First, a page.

4. As the camera-video features are pathetic, I have lost the tendency I had to want to capture, more than simply experience, the world happening around me in real-time. I love taking photos of people and things to treasure and share, but I found the iPhone made me think more and more of life as better captured and shared than experienced raw in the moment without a lens and savored later in conversation and memory.

I share all of this as a personal quest to place digital communications technology in service to my humanity; to my vocation; to my quest to be, as my colleague Dr. Daniella Zsupan-Jerome says so well, “connected toward communion.” I wish to be able to worthily receive the sacrament of the present moment at every moment. I wish to conserve my ability to attend with love, before all else, to my neighbor, to my nigh-bor, the nearby inhabitants of my immediate world that command my attention first and foremost. To receive the grace that’s in my face.

My Advent motto is, Simplify, do or die. Time will tell.

I’ll leave you with 10 additional reasons I, also, preferred the flip. Hopefully they will make you smile.

Let go and let God

“The Annunciation,” Nicolas Poussin. 1660. nationalgallery.org.uk

A blessed Solemnity of the Immaculate Conception of Mary to all.

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In this great fiat of the little girl Mary, the strength and foundation of our life of contemplation is grounded, for it means absolute trust in God, trust which will not set us free from suffering but will set us free from anxiety, hesitation, and above all from the fear of suffering. Trust which makes us willing to be what God wants us to be, however great or however little that may prove. Trust which accepts God as illimitable Love. ― Caryll Houselander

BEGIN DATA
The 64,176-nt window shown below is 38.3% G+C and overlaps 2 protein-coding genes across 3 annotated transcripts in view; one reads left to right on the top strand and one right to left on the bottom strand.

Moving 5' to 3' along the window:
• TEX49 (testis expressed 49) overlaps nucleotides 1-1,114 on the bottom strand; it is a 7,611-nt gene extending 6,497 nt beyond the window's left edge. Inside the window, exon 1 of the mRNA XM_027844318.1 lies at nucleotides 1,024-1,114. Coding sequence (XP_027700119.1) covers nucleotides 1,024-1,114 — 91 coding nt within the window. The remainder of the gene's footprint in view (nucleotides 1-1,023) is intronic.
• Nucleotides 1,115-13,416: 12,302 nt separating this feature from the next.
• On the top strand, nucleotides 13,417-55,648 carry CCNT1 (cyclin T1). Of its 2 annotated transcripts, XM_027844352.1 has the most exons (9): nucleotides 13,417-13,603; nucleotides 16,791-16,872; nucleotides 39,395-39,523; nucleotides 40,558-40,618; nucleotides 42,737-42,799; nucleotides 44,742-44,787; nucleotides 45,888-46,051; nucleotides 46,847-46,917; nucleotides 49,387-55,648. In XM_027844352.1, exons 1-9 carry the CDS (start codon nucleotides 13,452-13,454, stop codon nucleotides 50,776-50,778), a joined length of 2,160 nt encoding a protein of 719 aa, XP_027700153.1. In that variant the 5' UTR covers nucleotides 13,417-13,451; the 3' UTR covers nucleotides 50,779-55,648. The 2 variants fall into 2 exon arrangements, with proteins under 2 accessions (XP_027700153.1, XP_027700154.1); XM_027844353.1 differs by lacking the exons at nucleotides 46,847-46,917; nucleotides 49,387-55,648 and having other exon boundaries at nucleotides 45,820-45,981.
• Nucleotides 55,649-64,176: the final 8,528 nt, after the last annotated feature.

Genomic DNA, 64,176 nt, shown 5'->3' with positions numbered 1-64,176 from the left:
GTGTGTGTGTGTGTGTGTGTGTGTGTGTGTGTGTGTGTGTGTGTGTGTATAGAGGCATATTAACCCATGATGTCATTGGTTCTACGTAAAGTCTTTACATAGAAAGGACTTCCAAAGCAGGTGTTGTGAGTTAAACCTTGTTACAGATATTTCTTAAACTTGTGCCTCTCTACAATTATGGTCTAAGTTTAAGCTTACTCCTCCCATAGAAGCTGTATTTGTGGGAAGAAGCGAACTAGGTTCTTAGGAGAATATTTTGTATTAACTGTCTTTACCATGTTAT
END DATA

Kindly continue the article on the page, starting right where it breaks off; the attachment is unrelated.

A 92 year woman I know here in New Orleans spoke to me about the loneliness of old age with me last week. I have come to know her well. She is effectively estranged from most of her six children. Such a tragic story. I had asked her that particular day what was hardest about her life now. She said,

The time you have to think about the past is hard. Very hard. Regrets. My children [tears] … But, let me tell you, when you get old you realize what matters and what doesn’t matter. You get perspective. Things you thought were so important, aren’t. What matters is love. If you could go back, take words back, you’d do it all differently. But there’s no going back. That’s always there.

I just sit and look at [the image on her wall of] Jesus and tell Him things. He’s such a good listener. His face always tells me, “Give me everything.” Such a kind face. [smile, tears] The best part of getting old is that you can just let go, because what’s left? [laugh] It’s like He just gently pries everything out of your hands and then you just realize one day, “Wow, it’s all gone!” [soft laugh] I am grateful God allowed me to stay this long. I’m not afraid of dying. He knows I’m ready any time to let go. I tell Him every day, I’m ready when you are.

Then I asked her what she would tell me, as a young man, what I should do that she wished she had done. She said,

Let go and let God. Trust Him. And love as much as you can. Take lots of time to love. You’ll never regret loving. Never. Only not. Especially your children. When you think back on your life, you’ll say, “Every time I took to love, that’s what mattered. No regrets.”

When I got home that night, among other things, I wrote,